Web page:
- The Washington Times - Sunday, August 31, 2008

Former elite marathoner Keith Dowling has resigned as the race director of the National Marathon and will start working for Reebok on Sept. 8.

“I will be the Mid-Atlantic running specialty representative,” said Dowling, 39, who was brought in at the helm of the National Marathon for its inaugural 2006 race. “Essentially, my goal is to make sure the Reebok brand is positioned well in our specialty running accounts like Potomac River Running, Gotta Run and Georgetown Running Company.”

Dowling has seen the running industry from many perspectives, first as an elite athlete with a 2:13:28 personal-best marathon (Boston 2002) while running for Adidas, then as a race director who helped bring Reebok and other major sponsors and entrants to his National Marathon.

“Once you’re an athlete, you’ve invested half your life in this industry, like it or not,” said Dowling, who is committed to investing even more in the industry as well as his future, including the local marathon he has nurtured from birth.

“Events are a part of my responsibility, too,” said Dowling, who lives in Reston with wife Michele and daughter Emma. “That’s why I’ll be back at National Marathon. Actually, [Reebok] will be meeting with [marathon officials] in a few weeks to nail down things with the marathon.”

Dowling was instrumental last year in getting the company to sponsor its Reebok Training Group Program, a 20-week coached training regimen now in its second year.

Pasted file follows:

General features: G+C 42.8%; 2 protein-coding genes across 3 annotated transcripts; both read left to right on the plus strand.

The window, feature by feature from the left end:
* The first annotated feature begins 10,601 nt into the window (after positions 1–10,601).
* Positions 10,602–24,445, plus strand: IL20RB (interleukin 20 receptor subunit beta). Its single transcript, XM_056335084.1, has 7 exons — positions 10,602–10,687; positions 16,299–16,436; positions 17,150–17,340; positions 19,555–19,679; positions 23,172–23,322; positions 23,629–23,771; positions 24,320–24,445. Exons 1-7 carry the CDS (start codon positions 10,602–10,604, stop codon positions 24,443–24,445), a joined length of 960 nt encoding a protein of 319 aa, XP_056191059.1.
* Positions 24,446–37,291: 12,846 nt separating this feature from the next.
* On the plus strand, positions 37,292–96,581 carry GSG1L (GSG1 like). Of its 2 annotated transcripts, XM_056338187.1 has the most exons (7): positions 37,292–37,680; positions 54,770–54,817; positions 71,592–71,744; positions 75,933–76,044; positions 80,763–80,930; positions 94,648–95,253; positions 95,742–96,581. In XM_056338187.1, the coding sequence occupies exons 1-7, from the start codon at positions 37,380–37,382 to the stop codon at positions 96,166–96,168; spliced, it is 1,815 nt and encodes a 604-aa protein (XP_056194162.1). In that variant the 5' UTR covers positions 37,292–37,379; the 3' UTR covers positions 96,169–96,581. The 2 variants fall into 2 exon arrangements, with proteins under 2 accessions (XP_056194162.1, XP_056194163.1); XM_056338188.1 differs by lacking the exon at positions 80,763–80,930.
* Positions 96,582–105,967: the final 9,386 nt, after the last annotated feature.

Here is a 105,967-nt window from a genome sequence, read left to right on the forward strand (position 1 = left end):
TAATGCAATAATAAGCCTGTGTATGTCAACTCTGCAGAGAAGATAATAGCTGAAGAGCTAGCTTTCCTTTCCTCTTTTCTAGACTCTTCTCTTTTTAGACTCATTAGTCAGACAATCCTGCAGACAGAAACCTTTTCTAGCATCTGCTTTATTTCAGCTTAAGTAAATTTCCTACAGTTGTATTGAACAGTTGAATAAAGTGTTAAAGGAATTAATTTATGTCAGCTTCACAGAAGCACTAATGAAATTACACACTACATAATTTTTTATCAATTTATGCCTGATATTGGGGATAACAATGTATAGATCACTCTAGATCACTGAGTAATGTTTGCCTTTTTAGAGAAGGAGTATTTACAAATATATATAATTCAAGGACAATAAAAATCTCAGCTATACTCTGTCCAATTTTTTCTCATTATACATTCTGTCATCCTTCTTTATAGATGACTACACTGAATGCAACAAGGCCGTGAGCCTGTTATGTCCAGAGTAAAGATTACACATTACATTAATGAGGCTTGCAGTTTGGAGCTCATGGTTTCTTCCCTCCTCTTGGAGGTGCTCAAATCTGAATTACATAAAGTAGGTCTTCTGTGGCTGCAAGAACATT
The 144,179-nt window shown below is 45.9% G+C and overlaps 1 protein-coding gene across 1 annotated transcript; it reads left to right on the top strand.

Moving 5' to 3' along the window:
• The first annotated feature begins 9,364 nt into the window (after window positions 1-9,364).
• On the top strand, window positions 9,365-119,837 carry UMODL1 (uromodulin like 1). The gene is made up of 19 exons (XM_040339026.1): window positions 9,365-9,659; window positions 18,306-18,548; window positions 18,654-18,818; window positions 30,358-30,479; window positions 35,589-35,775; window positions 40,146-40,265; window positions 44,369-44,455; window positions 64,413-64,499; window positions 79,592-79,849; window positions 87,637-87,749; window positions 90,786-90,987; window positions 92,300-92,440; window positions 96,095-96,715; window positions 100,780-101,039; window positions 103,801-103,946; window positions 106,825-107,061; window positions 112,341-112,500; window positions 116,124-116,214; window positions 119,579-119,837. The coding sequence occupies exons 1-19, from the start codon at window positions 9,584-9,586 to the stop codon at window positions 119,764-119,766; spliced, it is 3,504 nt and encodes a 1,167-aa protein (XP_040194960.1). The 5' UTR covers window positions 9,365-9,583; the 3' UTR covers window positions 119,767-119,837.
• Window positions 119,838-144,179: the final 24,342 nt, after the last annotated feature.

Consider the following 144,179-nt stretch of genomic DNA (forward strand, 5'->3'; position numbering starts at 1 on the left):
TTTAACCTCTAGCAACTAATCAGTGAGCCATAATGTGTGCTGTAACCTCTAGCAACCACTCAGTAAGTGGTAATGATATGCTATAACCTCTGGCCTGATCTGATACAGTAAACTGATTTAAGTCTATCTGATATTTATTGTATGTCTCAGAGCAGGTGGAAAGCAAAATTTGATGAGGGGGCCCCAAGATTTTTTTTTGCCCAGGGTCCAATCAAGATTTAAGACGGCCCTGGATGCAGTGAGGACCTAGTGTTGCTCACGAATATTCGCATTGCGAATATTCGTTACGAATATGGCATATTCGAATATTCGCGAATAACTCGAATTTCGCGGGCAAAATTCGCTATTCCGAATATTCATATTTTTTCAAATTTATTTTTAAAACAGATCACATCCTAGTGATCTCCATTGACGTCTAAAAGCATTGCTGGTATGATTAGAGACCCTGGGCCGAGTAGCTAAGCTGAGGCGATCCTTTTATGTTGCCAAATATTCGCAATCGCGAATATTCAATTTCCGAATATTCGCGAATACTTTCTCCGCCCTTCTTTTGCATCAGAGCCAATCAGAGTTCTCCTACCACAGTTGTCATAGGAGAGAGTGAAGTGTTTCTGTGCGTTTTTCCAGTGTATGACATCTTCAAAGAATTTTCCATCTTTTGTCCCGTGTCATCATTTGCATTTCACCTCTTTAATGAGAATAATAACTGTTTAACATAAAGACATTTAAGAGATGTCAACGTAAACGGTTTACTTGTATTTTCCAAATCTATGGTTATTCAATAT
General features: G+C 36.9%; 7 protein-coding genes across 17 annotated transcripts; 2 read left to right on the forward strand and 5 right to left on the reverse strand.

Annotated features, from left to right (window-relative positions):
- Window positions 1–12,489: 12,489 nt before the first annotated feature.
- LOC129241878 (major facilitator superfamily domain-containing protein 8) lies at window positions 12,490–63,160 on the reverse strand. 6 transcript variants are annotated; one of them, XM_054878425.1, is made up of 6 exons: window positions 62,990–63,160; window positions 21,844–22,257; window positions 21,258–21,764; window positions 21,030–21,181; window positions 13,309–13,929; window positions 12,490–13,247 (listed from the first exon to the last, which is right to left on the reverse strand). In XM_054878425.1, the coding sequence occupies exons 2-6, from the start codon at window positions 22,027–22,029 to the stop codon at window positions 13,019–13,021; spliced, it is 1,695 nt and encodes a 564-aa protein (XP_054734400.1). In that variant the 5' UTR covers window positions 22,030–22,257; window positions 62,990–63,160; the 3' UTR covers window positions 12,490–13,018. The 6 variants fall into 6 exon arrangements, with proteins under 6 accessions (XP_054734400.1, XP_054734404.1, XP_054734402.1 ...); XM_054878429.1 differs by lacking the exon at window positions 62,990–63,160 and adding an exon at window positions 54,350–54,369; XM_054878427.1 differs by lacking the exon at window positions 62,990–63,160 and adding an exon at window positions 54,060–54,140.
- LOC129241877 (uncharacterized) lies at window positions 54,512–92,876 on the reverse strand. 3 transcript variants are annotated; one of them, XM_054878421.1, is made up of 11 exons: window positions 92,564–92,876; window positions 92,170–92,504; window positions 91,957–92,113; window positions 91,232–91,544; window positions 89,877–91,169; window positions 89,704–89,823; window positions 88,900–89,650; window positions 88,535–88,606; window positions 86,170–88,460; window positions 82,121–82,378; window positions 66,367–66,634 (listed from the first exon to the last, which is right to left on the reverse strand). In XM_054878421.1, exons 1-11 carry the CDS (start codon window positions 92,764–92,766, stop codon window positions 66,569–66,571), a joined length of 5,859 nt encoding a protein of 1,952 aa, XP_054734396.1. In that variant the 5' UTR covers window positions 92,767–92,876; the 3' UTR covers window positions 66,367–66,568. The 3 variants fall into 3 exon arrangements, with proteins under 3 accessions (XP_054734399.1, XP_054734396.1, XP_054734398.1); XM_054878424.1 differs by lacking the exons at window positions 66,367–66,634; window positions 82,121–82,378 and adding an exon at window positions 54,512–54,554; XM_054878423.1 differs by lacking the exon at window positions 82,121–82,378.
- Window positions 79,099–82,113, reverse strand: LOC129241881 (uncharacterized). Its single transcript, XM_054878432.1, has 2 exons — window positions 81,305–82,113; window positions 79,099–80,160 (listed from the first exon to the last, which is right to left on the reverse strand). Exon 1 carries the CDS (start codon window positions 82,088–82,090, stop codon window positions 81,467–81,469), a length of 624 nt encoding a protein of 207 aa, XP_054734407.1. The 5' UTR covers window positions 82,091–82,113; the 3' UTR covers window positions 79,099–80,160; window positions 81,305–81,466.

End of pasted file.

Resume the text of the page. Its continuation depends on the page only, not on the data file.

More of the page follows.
According to Dowling, a three-time all-American at Pitt and two-time Olympic marathon trials qualifier (1996 and 2004), his successor should be named within the next couple of weeks as the third running of the marathon and half marathon on March 21 approaches.

Technological advances - Area runners continue to benefit from road-racing technology. The latest and greatest comes from ChronoTrack Systems, Inc. Capital Running Co. recently purchased the technology, a cost-effective system for timing athletic events, including road races.

No more dealing with chips, which need to be detached from the shoelace and returned post-race and occasionally get lost, stolen or carried away from the race at the expense of the race management company.

“[We’re] excited about our new timing system, ChronoTrack,” said Kathy Freedman of Capital Running Co., a race management company. “It uses a disposable chip attached to the bib. Runners peel the tag off the bib, tie it on their shoelaces and then walk away with it at the finish. It has so many advantages over the ChampionChip.”

For you techies out there, ChronoTrack has developed the disposable “D” Tag, an all-weather design for attaching an EPC global-certified, commercially available RFID (radio-frequency identification) tag to the foot. This technology has been in other uses for decades. In its debut with Capital Running at the YMCA Loudoun County Leesburg 10K & 20K races Aug. 10, there were rave reviews.

“The ChronoTrack system worked flawlessly,” said Freedman, adding that there were 1,560 registrants for the two races. “We liked it, and I think the runners did, too. It is so nice not having to deal with collecting, stringing [and] scanning chips any more. Not to mention tracking down the scofflaws who walk off with the chips.”

Capital Running Co, had used the ChampionChip timing system since the 1998 St. Patrick’s Day 10K.

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